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Review: The Dylan Project @ Lichfield Guildhall

The many fans of the legendary singer songwriter Bob Dylan who turned up to Lichfield Guildhall were given an early Christmas present when The Dylan project performed.

The ensemble, led by singer, guitarist and harmonica player Steve Gibbons, featured a veritable who’s who of folk rock musicians. Bassist Dave Pegg and drummer Gerry Conway are best known for their work with Fairport Convention, while lead guitarist and pedal steel guitar player PJ Wright, is known for his work with Little Johhny England and keyboards and accordions were provided by Philip Bond.

The group had original arrangements of many of Dylan’s songs, ranging from noir jazz, to country rock, blues, ballads, reggae and cajun, and mainly stuck to lesser known Dylan songs, only playing a few of his best known hits as their set progressed, but it enabled the audience to have a wider ranging appreciation of Bob Dylan’s talent as a poet and musician of the highest order.

They started proceedings with the rockier sound of Tonight I’m Staying Here With You, featuring plageant pedal steel guitar which segued into a Cajun reading of Down Along The Cove. The number gave prominence to accordion and slide guitar, creating a swampy ambience and a strong beat, which was maintained in a solid reading of A Sweetheart Like You, its narrative story at the heart of a thoughtful, and melodic arrangement.

Reggae was used to good effect during a sing along version of I Shall Be Released. Spoken word passages and virtuoso guitar and keyboards were featured during a long form version of TV Talking Song, while there was much appreciation for the delicate ballad that the band delivered in Just Like A Woman.

Dylan’s more caustic side was revealed during You’re a Big Girl Now, but the romantic side of his nature was redeemed in a loud and raucous To Be Alone With You which closed the first half.

Steve Gibbons’ voice was a perfect fit for this type of music. He had Dylan’s nasal whine, but his voice was distinctive enough to not sound like a straight copy, a difficult trick to master.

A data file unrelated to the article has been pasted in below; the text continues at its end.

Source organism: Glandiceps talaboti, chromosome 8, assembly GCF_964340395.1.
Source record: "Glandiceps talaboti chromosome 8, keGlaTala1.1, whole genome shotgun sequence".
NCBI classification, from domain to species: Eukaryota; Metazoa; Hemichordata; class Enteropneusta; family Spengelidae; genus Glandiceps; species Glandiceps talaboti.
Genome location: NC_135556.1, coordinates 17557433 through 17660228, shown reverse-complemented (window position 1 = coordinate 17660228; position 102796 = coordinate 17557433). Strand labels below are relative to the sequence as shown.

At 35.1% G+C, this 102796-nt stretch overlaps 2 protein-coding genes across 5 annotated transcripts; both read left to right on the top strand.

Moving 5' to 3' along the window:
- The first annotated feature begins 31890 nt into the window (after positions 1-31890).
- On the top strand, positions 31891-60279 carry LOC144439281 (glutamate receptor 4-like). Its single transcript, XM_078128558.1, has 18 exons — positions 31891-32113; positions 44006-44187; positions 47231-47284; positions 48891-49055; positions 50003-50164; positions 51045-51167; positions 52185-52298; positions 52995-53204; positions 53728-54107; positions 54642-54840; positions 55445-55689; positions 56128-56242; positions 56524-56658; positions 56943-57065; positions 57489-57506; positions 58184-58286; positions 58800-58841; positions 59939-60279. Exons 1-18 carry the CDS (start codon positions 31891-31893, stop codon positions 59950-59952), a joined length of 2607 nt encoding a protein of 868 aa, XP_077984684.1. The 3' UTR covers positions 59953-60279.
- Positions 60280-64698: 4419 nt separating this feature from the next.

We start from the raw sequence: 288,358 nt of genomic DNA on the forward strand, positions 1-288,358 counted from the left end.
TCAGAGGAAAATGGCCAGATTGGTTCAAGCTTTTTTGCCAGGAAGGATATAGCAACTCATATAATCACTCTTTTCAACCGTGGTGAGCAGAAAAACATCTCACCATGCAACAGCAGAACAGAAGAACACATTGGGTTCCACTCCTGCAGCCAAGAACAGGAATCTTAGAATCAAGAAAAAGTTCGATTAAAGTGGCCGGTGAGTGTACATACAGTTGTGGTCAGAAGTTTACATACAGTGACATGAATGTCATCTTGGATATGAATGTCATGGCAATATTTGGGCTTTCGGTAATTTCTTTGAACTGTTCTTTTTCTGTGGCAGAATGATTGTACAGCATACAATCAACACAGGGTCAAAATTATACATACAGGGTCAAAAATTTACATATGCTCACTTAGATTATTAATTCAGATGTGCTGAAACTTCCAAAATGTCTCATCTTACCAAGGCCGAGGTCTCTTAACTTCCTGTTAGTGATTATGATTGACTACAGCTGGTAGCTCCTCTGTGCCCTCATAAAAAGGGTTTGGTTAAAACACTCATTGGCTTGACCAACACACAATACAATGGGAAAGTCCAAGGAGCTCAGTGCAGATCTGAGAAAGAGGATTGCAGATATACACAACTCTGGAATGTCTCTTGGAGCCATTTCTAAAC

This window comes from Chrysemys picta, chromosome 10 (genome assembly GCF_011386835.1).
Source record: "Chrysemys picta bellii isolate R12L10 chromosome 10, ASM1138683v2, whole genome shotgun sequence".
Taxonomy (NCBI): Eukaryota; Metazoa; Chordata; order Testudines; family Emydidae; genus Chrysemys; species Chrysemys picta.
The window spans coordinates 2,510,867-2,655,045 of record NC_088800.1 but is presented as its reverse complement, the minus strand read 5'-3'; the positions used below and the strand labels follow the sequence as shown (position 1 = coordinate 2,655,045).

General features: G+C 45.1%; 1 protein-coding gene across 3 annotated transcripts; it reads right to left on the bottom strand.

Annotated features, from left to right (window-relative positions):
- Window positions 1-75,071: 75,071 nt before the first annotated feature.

The second half of the concert started with a request – Senor was a moody song, full of yearning and suitable sounds from the accordion, before Buick 6 became a solid display of musicianship for bass, drums and vocals.

Dylan’s more majestic and melodic side was aired during a fine reading of Simple Twist of Fate, and the mood was maintained by the simple vocal and piano of Dark Eyes.

One of Dylan’s finest later songs – Not Dark Yet – was a brooding, contemplation of mortality but it was passionately sung and played, before the atmosphere was lifted by the pure pop of the Travelling Wilbury’s Handle With Care.

After that, it was a simple home run of three of Dylan’s best known songs – Ballad of a Thin Man was another brooding number, full of a mood of noir, and hints of jazz, with minimalist piano and guitar solos adding to the feel of the song. Don’t Think Twice, It’s Alright was turned from its folk guitar origins into an upbeat country rocker, while closing song Like A Rolling Stone received a standing ovation from the large audience.

One of Dylan’s more throwaway songs, Rainy Day Women numbers 12 and 35 served as a fitting encore, and was testament to both the Dylan Project’s stature as musicians and the continuing importance of Bob Dylan within popular culture.

A volunteer wrote this. Say thanks with a coffee.

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